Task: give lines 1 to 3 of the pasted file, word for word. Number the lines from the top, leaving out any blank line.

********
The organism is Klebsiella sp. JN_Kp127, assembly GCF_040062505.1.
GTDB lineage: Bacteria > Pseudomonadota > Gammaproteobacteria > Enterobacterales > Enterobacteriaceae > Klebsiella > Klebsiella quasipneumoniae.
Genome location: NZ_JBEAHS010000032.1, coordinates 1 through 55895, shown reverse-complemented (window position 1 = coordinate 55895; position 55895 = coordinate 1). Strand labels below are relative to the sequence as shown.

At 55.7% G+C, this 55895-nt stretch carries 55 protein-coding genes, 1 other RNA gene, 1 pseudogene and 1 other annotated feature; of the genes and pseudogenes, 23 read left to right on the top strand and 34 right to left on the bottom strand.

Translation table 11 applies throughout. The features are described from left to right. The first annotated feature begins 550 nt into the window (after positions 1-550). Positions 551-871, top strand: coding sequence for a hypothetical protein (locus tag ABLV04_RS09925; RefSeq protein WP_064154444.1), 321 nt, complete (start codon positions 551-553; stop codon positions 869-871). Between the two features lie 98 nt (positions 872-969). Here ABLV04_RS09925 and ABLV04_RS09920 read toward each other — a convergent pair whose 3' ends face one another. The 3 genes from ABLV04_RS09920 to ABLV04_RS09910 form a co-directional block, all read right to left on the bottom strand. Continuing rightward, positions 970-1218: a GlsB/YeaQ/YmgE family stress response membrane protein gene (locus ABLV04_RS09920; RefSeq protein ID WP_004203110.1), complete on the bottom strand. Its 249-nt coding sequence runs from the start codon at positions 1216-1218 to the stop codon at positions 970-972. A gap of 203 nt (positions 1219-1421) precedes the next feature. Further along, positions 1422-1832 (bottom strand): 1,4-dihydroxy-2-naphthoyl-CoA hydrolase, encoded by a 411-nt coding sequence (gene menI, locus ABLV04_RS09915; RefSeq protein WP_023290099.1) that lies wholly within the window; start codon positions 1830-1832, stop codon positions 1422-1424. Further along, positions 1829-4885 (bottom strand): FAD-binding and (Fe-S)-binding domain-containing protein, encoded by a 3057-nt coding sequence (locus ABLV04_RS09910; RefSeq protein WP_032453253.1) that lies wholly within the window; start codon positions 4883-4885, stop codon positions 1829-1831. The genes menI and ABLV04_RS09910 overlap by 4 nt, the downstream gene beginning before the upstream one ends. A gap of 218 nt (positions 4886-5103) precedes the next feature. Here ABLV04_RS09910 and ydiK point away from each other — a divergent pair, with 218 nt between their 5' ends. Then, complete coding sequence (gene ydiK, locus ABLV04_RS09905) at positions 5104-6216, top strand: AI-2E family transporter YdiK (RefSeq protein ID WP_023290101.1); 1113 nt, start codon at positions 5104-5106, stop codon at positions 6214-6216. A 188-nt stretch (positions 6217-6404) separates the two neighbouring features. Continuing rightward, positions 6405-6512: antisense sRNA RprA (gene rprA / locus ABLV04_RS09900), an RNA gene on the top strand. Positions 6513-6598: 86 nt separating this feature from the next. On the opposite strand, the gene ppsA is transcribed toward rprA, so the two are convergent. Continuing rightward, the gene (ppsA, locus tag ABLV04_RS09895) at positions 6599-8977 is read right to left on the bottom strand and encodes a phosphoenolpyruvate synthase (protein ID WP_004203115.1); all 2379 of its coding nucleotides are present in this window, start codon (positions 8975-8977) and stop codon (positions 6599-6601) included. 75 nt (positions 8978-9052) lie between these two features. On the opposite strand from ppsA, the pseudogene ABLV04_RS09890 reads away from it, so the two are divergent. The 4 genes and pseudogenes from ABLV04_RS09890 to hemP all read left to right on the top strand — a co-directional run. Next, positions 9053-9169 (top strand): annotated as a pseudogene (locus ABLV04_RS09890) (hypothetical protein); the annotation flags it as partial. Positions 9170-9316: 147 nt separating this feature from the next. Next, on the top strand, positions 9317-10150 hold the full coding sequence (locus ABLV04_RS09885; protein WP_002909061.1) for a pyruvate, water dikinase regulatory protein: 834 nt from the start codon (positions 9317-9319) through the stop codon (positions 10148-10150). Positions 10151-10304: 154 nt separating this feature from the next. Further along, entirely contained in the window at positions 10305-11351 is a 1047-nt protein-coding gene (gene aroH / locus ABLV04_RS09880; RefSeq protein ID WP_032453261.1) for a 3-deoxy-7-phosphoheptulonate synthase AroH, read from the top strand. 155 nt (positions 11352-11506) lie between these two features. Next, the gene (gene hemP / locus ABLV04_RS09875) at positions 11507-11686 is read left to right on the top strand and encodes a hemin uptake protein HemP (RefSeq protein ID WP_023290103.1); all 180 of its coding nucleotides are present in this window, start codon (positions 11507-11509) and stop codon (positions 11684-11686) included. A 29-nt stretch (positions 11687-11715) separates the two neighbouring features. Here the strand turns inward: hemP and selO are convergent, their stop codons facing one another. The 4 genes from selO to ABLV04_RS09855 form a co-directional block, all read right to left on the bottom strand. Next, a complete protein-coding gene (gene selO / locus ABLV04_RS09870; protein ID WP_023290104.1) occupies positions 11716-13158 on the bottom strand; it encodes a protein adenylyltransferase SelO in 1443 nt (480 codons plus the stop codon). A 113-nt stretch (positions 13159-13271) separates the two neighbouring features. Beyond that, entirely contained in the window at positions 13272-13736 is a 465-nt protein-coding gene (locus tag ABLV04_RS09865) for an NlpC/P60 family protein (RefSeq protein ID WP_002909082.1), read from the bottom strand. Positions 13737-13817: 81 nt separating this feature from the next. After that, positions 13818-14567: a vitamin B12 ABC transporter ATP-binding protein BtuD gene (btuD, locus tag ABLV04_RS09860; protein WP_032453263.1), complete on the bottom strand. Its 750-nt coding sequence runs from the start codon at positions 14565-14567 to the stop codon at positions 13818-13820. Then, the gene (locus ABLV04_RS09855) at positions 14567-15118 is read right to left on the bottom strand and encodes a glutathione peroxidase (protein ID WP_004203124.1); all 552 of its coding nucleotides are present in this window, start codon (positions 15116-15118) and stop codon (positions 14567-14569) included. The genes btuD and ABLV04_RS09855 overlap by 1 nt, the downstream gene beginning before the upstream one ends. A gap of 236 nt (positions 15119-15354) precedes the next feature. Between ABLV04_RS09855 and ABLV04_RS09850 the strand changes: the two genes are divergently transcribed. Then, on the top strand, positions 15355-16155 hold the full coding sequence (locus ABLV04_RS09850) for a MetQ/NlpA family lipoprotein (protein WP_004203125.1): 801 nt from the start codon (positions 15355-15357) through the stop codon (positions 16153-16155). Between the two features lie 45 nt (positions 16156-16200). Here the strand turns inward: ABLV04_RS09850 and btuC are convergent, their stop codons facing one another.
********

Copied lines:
The organism is Klebsiella sp. JN_Kp127, assembly GCF_040062505.1.
GTDB lineage: Bacteria > Pseudomonadota > Gammaproteobacteria > Enterobacterales > Enterobacteriaceae > Klebsiella > Klebsiella quasipneumoniae.
Genome location: NZ_JBEAHS010000032.1, coordinates 1 through 55895, shown reverse-complemented (window position 1 = coordinate 55895; position 55895 = coordinate 1). Strand labels below are relative to the sequence as shown.